Almost all animals move and when they do, they alter the stream of information to their auditory, mechanosensory, visual, and other sensors. My work focuses on understanding two fundamental aspects of such active sensation. On the one hand, how do brains ignore those aspects of the changing sensory stream that are not informative for the task at hand. On the other hand, and perhaps more remarkably, how do brains actively move their sensors to create sensory patterns of activity that better allow them to perceive the world. I am using the fruit fly visual system to study both of these sensory challenges in a genetic model organism.
During fast flight turns we observe motor-related inputs to Drosophila visual cells whose properties suggest that they would briefly abrogate the cells’ visual-sensory responses. Rather than a wholesale shutdown of the visual system during flight turns, fly visual neurons are targeted by inputs that are precisely calibrated to abrogate each cell’s unique, expected visual response, suggesting that they function as “efference copies”.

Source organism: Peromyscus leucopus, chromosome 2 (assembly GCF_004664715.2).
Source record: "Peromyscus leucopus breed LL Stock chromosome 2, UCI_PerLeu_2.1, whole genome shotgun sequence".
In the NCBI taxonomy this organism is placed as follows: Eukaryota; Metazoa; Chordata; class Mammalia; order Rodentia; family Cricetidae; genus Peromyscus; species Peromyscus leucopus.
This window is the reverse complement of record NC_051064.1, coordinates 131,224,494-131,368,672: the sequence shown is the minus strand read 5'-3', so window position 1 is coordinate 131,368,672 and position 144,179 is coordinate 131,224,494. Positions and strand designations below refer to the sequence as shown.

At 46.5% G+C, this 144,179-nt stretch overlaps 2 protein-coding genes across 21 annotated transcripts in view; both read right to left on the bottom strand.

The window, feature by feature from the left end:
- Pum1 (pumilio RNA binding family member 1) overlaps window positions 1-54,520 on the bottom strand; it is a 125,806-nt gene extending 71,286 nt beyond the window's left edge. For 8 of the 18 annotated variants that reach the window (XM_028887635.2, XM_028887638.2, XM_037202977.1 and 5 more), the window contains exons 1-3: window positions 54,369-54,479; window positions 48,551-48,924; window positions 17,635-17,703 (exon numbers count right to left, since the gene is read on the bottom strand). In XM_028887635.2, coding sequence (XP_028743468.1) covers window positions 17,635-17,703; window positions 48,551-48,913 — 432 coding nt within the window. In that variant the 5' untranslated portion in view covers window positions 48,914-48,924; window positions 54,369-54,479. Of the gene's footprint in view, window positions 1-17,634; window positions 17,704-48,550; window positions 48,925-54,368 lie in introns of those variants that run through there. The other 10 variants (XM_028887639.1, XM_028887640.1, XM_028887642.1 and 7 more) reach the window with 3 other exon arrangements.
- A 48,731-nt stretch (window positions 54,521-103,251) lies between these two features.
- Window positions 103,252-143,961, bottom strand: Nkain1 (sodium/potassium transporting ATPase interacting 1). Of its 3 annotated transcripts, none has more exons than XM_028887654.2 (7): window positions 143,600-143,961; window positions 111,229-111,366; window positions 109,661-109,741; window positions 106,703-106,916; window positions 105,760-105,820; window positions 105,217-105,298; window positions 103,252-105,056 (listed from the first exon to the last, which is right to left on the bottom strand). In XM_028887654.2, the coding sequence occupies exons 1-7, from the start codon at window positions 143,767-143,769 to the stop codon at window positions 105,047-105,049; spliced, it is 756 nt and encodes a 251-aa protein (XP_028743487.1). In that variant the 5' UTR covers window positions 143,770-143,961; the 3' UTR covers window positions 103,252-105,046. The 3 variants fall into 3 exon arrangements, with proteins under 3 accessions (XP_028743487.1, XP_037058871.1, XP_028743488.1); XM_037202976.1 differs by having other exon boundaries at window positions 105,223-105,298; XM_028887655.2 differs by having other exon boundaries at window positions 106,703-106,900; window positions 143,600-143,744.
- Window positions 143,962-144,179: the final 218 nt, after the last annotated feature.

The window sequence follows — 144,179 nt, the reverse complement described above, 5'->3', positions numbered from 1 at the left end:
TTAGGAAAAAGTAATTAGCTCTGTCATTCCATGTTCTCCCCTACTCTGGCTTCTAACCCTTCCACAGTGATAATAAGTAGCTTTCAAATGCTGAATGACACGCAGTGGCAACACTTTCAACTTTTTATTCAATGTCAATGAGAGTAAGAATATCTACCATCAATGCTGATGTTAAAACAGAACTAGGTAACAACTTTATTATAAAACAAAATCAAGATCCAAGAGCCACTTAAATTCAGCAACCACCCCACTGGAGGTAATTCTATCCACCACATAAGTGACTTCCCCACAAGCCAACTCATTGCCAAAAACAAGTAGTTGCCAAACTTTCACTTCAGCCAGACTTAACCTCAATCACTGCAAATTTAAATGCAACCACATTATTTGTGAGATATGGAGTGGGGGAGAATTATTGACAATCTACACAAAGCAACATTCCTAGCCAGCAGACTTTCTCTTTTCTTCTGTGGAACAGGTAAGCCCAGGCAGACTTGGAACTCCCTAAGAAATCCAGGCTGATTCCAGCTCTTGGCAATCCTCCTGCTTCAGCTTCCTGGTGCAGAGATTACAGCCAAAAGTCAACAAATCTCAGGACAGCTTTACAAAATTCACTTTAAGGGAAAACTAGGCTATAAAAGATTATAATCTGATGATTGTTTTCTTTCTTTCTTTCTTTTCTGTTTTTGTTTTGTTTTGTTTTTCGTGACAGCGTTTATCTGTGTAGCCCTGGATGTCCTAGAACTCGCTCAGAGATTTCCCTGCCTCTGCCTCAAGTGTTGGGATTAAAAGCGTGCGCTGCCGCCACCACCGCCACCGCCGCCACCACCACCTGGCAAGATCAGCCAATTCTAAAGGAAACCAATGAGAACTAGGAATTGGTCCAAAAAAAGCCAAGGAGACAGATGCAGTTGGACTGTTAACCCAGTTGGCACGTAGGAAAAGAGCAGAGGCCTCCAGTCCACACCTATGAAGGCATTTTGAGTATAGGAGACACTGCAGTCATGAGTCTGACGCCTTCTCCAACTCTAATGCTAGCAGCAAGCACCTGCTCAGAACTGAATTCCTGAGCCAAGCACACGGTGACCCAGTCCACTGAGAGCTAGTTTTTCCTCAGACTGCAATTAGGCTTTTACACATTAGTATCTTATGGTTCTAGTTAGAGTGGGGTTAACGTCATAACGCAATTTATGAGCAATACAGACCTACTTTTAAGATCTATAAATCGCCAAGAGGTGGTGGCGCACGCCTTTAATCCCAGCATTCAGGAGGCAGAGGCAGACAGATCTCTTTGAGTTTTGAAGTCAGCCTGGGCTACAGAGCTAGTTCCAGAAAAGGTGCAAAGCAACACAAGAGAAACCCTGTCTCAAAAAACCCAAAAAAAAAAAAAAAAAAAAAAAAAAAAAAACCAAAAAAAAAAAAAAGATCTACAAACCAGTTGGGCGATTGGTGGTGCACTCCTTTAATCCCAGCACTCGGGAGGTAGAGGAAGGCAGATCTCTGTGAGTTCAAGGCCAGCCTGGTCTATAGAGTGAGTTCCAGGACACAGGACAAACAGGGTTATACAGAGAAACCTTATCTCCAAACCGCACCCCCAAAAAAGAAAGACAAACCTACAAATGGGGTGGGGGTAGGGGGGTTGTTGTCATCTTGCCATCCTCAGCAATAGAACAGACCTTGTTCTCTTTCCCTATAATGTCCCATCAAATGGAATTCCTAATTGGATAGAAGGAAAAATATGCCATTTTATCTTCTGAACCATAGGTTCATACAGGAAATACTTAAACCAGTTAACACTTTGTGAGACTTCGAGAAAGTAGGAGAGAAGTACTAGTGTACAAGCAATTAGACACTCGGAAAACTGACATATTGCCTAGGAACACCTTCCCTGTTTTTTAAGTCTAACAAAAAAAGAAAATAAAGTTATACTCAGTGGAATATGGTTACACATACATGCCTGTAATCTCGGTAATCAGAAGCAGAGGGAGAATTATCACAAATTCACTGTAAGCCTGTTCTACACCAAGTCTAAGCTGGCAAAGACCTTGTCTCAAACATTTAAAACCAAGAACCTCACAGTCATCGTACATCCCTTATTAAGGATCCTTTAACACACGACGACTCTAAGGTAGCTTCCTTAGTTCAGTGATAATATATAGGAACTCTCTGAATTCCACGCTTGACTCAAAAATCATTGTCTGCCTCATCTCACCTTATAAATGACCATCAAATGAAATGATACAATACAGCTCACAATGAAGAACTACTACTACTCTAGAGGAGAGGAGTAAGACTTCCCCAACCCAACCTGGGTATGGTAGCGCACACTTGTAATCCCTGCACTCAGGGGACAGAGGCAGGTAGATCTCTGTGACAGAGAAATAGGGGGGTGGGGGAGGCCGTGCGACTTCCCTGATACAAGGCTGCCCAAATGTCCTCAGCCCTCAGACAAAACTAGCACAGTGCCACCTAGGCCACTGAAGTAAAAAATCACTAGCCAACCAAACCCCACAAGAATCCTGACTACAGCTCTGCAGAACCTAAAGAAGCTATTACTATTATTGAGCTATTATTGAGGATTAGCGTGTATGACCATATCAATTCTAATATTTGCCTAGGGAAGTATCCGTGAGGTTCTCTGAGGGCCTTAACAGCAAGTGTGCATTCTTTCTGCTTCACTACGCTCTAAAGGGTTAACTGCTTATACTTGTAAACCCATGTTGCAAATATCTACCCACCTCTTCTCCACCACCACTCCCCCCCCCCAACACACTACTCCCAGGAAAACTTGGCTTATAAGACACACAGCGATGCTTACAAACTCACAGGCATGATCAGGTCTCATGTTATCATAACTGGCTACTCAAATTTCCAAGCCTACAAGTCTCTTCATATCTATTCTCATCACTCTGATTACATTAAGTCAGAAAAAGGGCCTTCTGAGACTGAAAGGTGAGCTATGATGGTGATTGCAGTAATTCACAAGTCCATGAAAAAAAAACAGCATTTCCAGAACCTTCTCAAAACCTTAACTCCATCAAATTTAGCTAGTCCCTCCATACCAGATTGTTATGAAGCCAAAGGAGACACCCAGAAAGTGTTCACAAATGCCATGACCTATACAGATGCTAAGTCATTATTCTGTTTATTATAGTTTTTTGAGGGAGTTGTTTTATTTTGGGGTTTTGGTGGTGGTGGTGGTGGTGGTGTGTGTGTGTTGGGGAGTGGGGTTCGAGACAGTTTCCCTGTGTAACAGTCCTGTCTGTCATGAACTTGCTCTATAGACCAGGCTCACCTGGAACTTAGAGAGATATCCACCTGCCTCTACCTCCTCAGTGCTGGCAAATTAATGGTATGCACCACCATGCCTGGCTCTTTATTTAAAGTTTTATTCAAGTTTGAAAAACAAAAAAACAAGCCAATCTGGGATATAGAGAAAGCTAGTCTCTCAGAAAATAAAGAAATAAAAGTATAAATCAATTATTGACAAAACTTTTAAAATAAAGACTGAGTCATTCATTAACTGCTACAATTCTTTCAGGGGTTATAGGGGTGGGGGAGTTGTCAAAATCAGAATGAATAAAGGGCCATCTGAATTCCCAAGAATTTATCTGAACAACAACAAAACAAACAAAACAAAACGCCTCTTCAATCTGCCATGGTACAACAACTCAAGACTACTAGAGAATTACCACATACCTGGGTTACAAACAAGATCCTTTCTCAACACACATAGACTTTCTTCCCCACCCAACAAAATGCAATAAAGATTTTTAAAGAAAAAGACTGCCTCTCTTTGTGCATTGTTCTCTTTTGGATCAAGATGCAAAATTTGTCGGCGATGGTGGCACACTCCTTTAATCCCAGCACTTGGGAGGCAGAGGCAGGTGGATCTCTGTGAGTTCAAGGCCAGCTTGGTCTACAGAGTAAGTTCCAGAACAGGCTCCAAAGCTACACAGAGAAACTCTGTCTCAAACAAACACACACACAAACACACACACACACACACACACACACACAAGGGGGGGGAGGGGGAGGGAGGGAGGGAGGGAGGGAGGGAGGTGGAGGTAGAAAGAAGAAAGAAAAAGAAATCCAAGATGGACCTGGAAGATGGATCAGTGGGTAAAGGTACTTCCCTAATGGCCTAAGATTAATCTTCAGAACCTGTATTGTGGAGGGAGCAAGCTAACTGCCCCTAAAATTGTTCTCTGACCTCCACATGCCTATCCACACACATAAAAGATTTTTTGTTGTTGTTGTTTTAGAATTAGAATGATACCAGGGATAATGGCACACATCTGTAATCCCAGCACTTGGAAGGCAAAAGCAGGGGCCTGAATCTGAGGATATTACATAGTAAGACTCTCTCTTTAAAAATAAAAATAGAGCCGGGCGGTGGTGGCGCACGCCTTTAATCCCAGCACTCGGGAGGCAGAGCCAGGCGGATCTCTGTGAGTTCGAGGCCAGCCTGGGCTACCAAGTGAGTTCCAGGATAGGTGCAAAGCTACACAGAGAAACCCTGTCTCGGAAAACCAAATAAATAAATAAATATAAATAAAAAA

In addition to suppressing the perception of self-generated visual motion during flight turns, flies also seem to purposefully generate visual motion in other circumstances. We recently found that Drosophila perform active retinal movements, akin to vertebrate eye movements, ranging from fixational microsaccades to an optokinetic reflex. These movements could serve to refresh the image, direct visual attention, or increase acuity. We are currently perturbing the motoneurons that innervate the retinal muscles via optogenetics with the aim of informing the contributions of retinal movements to visually guided behaviors.